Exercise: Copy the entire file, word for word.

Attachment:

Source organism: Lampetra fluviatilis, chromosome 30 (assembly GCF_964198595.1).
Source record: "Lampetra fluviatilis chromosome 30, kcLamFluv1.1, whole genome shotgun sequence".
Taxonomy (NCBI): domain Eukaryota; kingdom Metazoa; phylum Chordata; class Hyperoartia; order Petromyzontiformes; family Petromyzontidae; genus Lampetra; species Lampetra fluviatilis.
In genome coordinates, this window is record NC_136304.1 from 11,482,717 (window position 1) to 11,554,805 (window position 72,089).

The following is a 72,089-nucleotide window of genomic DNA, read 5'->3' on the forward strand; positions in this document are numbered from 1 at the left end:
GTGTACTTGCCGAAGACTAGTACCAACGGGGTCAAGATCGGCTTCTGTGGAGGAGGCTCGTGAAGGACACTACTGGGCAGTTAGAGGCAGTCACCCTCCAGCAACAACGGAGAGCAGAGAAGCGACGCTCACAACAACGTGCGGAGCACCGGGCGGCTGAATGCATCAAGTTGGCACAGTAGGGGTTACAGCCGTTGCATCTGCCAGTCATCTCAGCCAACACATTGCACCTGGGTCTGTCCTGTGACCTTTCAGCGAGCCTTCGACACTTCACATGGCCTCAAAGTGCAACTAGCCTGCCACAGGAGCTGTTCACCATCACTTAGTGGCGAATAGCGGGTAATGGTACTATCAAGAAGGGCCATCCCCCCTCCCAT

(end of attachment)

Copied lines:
Source organism: Lampetra fluviatilis, chromosome 30 (assembly GCF_964198595.1).
Source record: "Lampetra fluviatilis chromosome 30, kcLamFluv1.1, whole genome shotgun sequence".
Taxonomy (NCBI): domain Eukaryota; kingdom Metazoa; phylum Chordata; class Hyperoartia; order Petromyzontiformes; family Petromyzontidae; genus Lampetra; species Lampetra fluviatilis.
In genome coordinates, this window is record NC_136304.1 from 11,482,717 (window position 1) to 11,554,805 (window position 72,089).

The following is a 72,089-nucleotide window of genomic DNA, read 5'->3' on the forward strand; positions in this document are numbered from 1 at the left end:
GTGTACTTGCCGAAGACTAGTACCAACGGGGTCAAGATCGGCTTCTGTGGAGGAGGCTCGTGAAGGACACTACTGGGCAGTTAGAGGCAGTCACCCTCCAGCAACAACGGAGAGCAGAGAAGCGACGCTCACAACAACGTGCGGAGCACCGGGCGGCTGAATGCATCAAGTTGGCACAGTAGGGGTTACAGCCGTTGCATCTGCCAGTCATCTCAGCCAACACATTGCACCTGGGTCTGTCCTGTGACCTTTCAGCGAGCCTTCGACACTTCACATGGCCTCAAAGTGCAACTAGCCTGCCACAGGAGCTGTTCACCATCACTTAGTGGCGAATAGCGGGTAATGGTACTATCAAGAAGGGCCATCCCCCCTCCCAT